Climate Action

The Learning Climate: Climate Education Week Winners!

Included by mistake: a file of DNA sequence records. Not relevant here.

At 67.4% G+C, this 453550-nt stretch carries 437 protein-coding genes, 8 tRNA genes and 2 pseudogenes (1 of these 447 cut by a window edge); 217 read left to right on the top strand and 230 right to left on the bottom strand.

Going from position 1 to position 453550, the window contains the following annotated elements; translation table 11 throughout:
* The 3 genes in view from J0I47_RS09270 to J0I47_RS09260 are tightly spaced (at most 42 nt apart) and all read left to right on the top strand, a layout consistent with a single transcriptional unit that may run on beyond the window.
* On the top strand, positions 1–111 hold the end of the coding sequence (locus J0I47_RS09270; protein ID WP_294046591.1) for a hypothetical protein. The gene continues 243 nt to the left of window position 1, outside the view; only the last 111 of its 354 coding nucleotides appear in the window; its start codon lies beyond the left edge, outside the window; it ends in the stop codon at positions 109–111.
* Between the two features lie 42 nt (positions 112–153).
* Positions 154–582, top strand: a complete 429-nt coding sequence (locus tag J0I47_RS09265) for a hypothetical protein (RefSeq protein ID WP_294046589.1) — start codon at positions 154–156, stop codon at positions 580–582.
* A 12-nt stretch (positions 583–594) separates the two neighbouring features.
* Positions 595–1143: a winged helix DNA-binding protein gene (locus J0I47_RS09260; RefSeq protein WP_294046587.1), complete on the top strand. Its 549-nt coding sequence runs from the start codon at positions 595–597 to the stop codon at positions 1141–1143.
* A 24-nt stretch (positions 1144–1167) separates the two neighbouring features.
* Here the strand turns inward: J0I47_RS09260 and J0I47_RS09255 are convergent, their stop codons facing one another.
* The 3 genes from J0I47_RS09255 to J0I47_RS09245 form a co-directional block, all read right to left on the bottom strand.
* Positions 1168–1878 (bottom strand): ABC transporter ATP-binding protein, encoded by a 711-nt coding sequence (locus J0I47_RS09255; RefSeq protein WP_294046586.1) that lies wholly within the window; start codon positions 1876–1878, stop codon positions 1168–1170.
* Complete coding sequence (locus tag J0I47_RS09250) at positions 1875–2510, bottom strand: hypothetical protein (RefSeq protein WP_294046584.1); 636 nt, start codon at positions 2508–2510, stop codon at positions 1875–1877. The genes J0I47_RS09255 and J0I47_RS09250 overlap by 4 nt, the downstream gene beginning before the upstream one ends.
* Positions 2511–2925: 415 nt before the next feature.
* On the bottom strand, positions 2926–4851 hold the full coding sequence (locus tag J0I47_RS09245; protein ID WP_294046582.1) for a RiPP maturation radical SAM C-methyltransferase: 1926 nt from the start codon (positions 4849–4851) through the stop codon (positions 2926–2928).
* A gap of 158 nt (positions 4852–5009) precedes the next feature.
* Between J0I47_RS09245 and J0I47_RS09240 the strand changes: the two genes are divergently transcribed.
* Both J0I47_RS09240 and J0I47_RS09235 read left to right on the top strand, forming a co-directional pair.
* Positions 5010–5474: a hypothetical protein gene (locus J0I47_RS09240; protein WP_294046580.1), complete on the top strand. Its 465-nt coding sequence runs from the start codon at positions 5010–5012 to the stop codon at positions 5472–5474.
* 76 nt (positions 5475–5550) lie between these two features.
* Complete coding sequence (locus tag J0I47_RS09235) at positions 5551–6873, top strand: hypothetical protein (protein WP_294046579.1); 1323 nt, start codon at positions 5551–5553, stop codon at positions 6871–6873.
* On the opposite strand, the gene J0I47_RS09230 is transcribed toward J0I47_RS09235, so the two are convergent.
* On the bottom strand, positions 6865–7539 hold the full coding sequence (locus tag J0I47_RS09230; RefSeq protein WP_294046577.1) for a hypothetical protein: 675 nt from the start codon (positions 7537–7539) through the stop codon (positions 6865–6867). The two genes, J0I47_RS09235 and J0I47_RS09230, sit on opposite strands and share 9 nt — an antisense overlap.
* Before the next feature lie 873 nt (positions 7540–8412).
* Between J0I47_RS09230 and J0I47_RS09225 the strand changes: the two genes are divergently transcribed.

The Learning Climate Just over a month ago, coinciding with Climate Education Week, Earth Day Network held our first Climate Education Week Contest. The contest gave students from kindergarten to high school an opportunity to take a study break and draw, write and even video tape climate focused projects. Three different contests were held; a poster contest for kindergarten through fourth grade, a fiction story contest for middle school students and an environmental journalism contest for high school students. We would like to thank all of those who sent in submissions for the contests and to the teachers and parents who put climate education as a priority in their child’s education.   Poster Contest: The poster contest was held for elementary school students (K-4) and focused on illustrating solutions to environmental problems. With such a great entries from waste to wildlife to energy production, we congratulate third graders Mercedes Lopez at Escontrias Elementary in El Paso, Texas, Tucker Denicore from Waterford, Virginia, and Johnny Mossa at Newfield School in Stamford, Connecticut. Check out their posters below. The Learning Climate-Climate Education Week Winners Fiction Story Contest: Middle schoolers competed in a writing contest about environmental issues affecting developing countries.  We received stories of endangered animals confronting treats from humans and of animals facing altering habitat temperatures. Droughts, storms, restoration technologies, as well as cautionary tales for the future were explored through the essays. Congratulations to winners Madison Parker, Karli Uhrich, and Ashley Jannet S. In “Nothing Remains” by sixth-grader Madison Parker (North Star Academy, Indianapolis, IN), habitat destruction forces a clan of gorillas from their home. The gorillas, all with Swahili names, face tragedy and heartbreak as they fight against environmental degradation. Twelve-year-old Karli Uhrich (Mountain View Middle School, Bremerton, WA) tells a vivid story of a tragedy atop Mount Everest that teaches her community to respect the environment. In “Rei’s Fear” by Ashley Jannet S (American School of Tampico, Tampico, Mexico), a student learns about one of the lesser-known consequences of climate change when an earthquake threatens her school. Journalism Contest: High school students participated in a journalism contests to tell the stories of people around the world fighting climate change. Through research and investigative reporting, students put together full length articles detailing their experience with the people of the front lines in the fight against climate change. 18–year–old Dakota Peterson learns about an interesting problem of environmental science—discovering climate data from before people began recording it. By talking to her neighbor, a dendrochronologist who studies the method of dating based on analyzing tree patterns of rings, Dakota educates her community on what the Earth looks like eons ago. High school seniors Naomi Philhower and Robyn Margolin (Nyack High School, Nyack, NY) produced a video, The Story of Bob: An Environmentally Friendly Guy.  The video follows Bob as he commits to a sustainable lifestyle. Congratulations to all the winners and to all students who entered into the contest. Thank you to teachers around the world ensuring climate literacy is a priority in their classrooms.